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7500-Series Versus 7400-Series

Intel’s Xeon 7500-Series CPUs Target Enterprise Computing

Reliability aside, the Xeon 7500-series should prove to be a solid performance play, clobbering its predecessor, the 7400-series, in every way imaginable.

Of course, the comparison isn't even close, given that the 7400 was based on the Core architecture and the 7500 is based on Nehalem.

Xeon 7400
Xeon 7500
Memory Controller
Front-side Bus
On-die controller
Memory Channels
Max CPU sockets4
Memory slots per CPU8
L3 cache16MB

The eight socket support was a surprise Intel dropped during the launch of the chip. Prior to the Xeon 7500-series, you couldn't put more than four processors in a motherboard without needing a special controller chip called a node manager, and then you weren't liable to see much of a scale-up. With its Xeon 7500-series processors, Intel promises you can put eight processors on a motherboard without needing a node manager, and performance will scale up to 80 percent per processor. In other words, if you go from four processors to eight, you should be able to expect  a near-doubling of performance.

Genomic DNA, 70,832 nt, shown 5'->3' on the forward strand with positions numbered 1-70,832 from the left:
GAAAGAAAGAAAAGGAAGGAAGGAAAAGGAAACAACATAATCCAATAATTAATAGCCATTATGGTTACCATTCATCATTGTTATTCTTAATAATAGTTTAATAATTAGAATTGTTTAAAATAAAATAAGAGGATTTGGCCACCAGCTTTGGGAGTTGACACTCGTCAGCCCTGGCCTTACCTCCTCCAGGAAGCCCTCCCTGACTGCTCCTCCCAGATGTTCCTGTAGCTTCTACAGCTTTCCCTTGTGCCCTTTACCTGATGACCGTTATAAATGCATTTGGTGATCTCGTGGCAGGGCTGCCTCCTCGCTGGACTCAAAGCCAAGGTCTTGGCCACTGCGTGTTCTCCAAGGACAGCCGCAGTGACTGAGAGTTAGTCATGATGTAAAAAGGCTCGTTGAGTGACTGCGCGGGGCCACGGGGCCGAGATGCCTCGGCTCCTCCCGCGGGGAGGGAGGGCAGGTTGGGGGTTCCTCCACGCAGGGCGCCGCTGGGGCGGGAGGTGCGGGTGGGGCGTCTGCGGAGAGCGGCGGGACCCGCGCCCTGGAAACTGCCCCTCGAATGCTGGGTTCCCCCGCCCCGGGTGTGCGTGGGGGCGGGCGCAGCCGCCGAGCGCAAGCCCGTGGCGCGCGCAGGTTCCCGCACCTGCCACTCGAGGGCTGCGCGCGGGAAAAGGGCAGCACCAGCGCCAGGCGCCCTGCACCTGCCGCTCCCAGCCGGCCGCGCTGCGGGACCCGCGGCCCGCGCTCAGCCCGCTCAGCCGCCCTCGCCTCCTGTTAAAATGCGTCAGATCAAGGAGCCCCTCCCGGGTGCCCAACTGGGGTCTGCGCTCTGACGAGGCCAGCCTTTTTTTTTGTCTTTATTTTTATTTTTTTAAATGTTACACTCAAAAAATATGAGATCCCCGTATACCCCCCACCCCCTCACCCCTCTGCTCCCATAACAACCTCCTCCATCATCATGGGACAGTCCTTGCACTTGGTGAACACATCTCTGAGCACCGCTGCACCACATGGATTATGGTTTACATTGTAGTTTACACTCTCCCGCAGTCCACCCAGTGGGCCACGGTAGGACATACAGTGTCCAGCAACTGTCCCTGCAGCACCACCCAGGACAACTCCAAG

The launch of the 7500-series was one of the most impressive ever for Intel. It usually has OEM partners present for a server processor launch. IBM, Dell, HP, Cray, SGI, NEC, Fujitsu, Cisco, and Oracle/Sun were all there to show off hardware. Dell and HP both demonstrated their first four-socket blades and Dell unveiled its first four-socket racks. It had only sold two-socket models before. Cray had its first Xeon servers (it has always been an AMD shop). NEC, Fujitsu, and Oracle showed off eight-socket servers, and SGI outdid everyone, showing off a 256-socket server.

There were also a lot of software vendors there to pledge support for the 7500-series, in particular the processor’s virtualization functionality. Citrix, Microsoft, Novell, Oracle, Red Hat, and VMware all announced plans to certify and tune their software for the processor and its increased workload capabilities.

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